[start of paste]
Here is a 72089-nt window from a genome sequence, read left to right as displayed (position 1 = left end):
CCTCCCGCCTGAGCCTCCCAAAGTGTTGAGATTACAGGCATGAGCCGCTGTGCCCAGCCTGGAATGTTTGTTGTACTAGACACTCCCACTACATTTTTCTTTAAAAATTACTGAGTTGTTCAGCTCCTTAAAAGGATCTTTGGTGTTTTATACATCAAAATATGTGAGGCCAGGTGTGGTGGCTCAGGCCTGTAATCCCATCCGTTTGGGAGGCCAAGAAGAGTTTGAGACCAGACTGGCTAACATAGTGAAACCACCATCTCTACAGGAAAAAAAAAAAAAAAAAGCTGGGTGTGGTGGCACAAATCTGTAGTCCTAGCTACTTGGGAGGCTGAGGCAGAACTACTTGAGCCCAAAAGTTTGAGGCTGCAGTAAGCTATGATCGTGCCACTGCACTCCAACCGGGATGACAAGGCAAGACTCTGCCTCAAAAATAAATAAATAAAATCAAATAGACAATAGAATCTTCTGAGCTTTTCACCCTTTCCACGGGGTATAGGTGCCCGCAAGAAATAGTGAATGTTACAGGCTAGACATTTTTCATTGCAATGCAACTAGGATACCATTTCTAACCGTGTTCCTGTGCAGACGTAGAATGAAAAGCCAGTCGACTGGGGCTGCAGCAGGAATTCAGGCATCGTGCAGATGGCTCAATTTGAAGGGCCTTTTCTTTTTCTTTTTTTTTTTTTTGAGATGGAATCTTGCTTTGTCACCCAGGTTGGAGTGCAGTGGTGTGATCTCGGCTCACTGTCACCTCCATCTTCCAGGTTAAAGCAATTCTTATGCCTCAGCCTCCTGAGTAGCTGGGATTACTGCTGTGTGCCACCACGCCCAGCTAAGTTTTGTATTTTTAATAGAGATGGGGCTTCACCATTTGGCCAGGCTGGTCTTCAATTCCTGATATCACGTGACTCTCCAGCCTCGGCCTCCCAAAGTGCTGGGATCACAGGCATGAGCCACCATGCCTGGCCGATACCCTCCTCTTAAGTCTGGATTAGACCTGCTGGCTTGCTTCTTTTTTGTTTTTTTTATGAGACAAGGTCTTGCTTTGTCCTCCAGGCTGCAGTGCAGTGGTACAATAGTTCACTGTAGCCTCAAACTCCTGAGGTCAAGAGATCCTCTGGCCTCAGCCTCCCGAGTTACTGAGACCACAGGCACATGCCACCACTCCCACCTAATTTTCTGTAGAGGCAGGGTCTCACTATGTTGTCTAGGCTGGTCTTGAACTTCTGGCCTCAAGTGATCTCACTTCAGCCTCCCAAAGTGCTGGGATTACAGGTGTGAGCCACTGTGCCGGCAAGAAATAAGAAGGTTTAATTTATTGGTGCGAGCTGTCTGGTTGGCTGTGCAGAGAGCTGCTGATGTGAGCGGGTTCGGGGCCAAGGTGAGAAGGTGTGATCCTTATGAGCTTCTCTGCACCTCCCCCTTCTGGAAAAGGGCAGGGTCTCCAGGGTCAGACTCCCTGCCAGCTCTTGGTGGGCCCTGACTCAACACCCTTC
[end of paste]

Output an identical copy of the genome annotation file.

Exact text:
Here is a 72089-nt window from a genome sequence, read left to right as displayed (position 1 = left end):
CCTCCCGCCTGAGCCTCCCAAAGTGTTGAGATTACAGGCATGAGCCGCTGTGCCCAGCCTGGAATGTTTGTTGTACTAGACACTCCCACTACATTTTTCTTTAAAAATTACTGAGTTGTTCAGCTCCTTAAAAGGATCTTTGGTGTTTTATACATCAAAATATGTGAGGCCAGGTGTGGTGGCTCAGGCCTGTAATCCCATCCGTTTGGGAGGCCAAGAAGAGTTTGAGACCAGACTGGCTAACATAGTGAAACCACCATCTCTACAGGAAAAAAAAAAAAAAAAAGCTGGGTGTGGTGGCACAAATCTGTAGTCCTAGCTACTTGGGAGGCTGAGGCAGAACTACTTGAGCCCAAAAGTTTGAGGCTGCAGTAAGCTATGATCGTGCCACTGCACTCCAACCGGGATGACAAGGCAAGACTCTGCCTCAAAAATAAATAAATAAAATCAAATAGACAATAGAATCTTCTGAGCTTTTCACCCTTTCCACGGGGTATAGGTGCCCGCAAGAAATAGTGAATGTTACAGGCTAGACATTTTTCATTGCAATGCAACTAGGATACCATTTCTAACCGTGTTCCTGTGCAGACGTAGAATGAAAAGCCAGTCGACTGGGGCTGCAGCAGGAATTCAGGCATCGTGCAGATGGCTCAATTTGAAGGGCCTTTTCTTTTTCTTTTTTTTTTTTTTGAGATGGAATCTTGCTTTGTCACCCAGGTTGGAGTGCAGTGGTGTGATCTCGGCTCACTGTCACCTCCATCTTCCAGGTTAAAGCAATTCTTATGCCTCAGCCTCCTGAGTAGCTGGGATTACTGCTGTGTGCCACCACGCCCAGCTAAGTTTTGTATTTTTAATAGAGATGGGGCTTCACCATTTGGCCAGGCTGGTCTTCAATTCCTGATATCACGTGACTCTCCAGCCTCGGCCTCCCAAAGTGCTGGGATCACAGGCATGAGCCACCATGCCTGGCCGATACCCTCCTCTTAAGTCTGGATTAGACCTGCTGGCTTGCTTCTTTTTTGTTTTTTTTATGAGACAAGGTCTTGCTTTGTCCTCCAGGCTGCAGTGCAGTGGTACAATAGTTCACTGTAGCCTCAAACTCCTGAGGTCAAGAGATCCTCTGGCCTCAGCCTCCCGAGTTACTGAGACCACAGGCACATGCCACCACTCCCACCTAATTTTCTGTAGAGGCAGGGTCTCACTATGTTGTCTAGGCTGGTCTTGAACTTCTGGCCTCAAGTGATCTCACTTCAGCCTCCCAAAGTGCTGGGATTACAGGTGTGAGCCACTGTGCCGGCAAGAAATAAGAAGGTTTAATTTATTGGTGCGAGCTGTCTGGTTGGCTGTGCAGAGAGCTGCTGATGTGAGCGGGTTCGGGGCCAAGGTGAGAAGGTGTGATCCTTATGAGCTTCTCTGCACCTCCCCCTTCTGGAAAAGGGCAGGGTCTCCAGGGTCAGACTCCCTGCCAGCTCTTGGTGGGCCCTGACTCAACACCCTTC